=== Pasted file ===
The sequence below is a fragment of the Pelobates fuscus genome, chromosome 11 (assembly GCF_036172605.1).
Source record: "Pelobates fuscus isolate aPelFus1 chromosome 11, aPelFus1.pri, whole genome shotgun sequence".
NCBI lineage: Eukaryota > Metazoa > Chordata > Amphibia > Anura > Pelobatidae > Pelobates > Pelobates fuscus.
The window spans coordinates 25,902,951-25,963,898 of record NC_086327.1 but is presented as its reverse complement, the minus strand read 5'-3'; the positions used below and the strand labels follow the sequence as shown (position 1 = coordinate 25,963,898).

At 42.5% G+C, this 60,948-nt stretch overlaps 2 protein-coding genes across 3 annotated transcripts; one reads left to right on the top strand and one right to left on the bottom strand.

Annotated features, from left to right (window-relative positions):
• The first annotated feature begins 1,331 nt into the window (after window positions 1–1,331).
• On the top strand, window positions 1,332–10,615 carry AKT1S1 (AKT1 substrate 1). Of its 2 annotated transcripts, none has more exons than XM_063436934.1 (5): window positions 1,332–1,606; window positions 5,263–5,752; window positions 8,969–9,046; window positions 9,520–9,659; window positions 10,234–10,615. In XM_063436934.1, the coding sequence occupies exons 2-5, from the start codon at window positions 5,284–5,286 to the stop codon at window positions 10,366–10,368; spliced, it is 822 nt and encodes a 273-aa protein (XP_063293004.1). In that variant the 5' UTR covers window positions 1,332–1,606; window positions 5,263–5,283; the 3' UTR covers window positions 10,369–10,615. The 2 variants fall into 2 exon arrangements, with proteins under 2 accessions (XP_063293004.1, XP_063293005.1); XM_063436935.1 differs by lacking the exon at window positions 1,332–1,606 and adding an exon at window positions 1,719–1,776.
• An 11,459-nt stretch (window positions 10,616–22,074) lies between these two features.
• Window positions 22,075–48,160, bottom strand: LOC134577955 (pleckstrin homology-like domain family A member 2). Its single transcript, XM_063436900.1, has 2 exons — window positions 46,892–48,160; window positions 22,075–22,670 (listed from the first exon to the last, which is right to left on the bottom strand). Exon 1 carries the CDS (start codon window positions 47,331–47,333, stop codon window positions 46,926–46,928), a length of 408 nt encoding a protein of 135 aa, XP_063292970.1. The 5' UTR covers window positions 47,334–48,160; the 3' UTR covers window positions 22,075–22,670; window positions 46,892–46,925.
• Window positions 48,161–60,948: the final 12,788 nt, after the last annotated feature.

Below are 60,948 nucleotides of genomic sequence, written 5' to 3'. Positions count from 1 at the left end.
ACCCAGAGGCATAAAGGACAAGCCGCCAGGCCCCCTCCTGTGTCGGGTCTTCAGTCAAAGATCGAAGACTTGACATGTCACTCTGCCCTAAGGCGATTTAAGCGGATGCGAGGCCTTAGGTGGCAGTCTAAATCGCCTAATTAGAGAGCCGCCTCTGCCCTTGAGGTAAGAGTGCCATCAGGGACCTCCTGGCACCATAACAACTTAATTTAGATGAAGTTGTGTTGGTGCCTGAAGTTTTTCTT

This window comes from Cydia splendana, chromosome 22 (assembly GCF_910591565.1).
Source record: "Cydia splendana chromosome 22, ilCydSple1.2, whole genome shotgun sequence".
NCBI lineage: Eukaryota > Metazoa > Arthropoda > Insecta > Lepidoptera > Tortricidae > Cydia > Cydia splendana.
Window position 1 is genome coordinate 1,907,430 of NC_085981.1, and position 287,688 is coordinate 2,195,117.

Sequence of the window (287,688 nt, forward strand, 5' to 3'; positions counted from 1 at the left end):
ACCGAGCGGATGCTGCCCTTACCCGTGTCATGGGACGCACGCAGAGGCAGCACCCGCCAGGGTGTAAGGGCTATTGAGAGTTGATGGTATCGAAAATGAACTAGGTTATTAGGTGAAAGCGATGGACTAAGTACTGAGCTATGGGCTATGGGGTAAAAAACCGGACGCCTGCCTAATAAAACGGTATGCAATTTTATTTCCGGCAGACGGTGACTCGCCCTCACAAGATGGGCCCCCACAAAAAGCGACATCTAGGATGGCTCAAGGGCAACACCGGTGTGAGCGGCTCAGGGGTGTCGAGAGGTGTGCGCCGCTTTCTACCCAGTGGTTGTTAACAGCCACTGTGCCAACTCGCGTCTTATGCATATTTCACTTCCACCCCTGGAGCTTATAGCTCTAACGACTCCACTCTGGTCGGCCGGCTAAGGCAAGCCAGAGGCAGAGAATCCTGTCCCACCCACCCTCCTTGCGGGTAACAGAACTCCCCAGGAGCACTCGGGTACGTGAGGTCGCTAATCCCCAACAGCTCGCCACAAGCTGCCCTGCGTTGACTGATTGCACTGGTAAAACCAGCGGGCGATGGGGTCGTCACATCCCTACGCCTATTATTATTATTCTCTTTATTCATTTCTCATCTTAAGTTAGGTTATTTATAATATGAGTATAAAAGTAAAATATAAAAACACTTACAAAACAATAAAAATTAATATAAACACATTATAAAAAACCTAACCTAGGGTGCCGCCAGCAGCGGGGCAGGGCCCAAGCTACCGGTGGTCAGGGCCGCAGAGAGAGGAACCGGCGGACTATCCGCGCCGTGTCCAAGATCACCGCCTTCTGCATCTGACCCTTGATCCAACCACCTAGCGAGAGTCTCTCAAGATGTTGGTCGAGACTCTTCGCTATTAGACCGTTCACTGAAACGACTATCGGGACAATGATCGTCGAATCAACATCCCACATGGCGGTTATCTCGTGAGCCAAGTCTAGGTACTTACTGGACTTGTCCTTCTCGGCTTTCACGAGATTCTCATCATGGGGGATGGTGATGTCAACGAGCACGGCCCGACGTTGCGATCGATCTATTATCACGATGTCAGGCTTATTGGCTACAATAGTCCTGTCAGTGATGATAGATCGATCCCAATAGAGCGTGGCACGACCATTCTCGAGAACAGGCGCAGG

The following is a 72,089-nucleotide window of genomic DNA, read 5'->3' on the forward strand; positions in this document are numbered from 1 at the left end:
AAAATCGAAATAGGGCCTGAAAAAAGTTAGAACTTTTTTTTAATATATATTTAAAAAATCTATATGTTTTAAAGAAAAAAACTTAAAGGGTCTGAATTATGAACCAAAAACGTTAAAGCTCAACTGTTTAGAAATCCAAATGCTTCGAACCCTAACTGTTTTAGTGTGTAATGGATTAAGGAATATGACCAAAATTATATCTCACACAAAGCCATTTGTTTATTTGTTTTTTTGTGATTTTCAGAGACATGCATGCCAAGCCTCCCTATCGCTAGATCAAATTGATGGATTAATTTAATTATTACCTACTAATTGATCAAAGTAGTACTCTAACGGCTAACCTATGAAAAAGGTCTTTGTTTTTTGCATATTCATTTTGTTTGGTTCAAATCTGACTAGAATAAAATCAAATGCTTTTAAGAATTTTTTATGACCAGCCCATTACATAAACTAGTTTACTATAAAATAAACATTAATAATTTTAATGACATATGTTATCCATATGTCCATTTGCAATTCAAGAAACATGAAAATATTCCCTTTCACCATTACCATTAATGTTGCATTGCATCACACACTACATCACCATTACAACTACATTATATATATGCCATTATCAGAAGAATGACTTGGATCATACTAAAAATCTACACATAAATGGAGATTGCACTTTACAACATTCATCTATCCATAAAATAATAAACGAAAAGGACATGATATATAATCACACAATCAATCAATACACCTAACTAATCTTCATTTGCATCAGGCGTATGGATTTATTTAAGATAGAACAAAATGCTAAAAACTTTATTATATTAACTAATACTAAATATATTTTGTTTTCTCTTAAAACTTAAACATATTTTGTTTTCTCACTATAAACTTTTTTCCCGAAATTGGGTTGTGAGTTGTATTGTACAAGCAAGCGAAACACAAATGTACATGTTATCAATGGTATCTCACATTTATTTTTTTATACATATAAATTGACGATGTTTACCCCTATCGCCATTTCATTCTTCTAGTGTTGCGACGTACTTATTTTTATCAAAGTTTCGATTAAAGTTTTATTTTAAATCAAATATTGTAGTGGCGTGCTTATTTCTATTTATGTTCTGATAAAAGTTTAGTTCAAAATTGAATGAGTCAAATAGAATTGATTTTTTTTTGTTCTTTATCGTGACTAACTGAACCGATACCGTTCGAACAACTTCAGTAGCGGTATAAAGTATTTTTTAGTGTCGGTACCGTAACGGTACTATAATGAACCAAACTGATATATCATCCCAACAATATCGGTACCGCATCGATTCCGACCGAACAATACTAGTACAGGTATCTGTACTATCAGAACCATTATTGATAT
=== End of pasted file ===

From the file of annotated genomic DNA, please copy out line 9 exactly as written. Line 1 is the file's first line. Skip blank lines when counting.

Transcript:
• An 11,459-nt stretch (window positions 10,616–22,074) lies between these two features.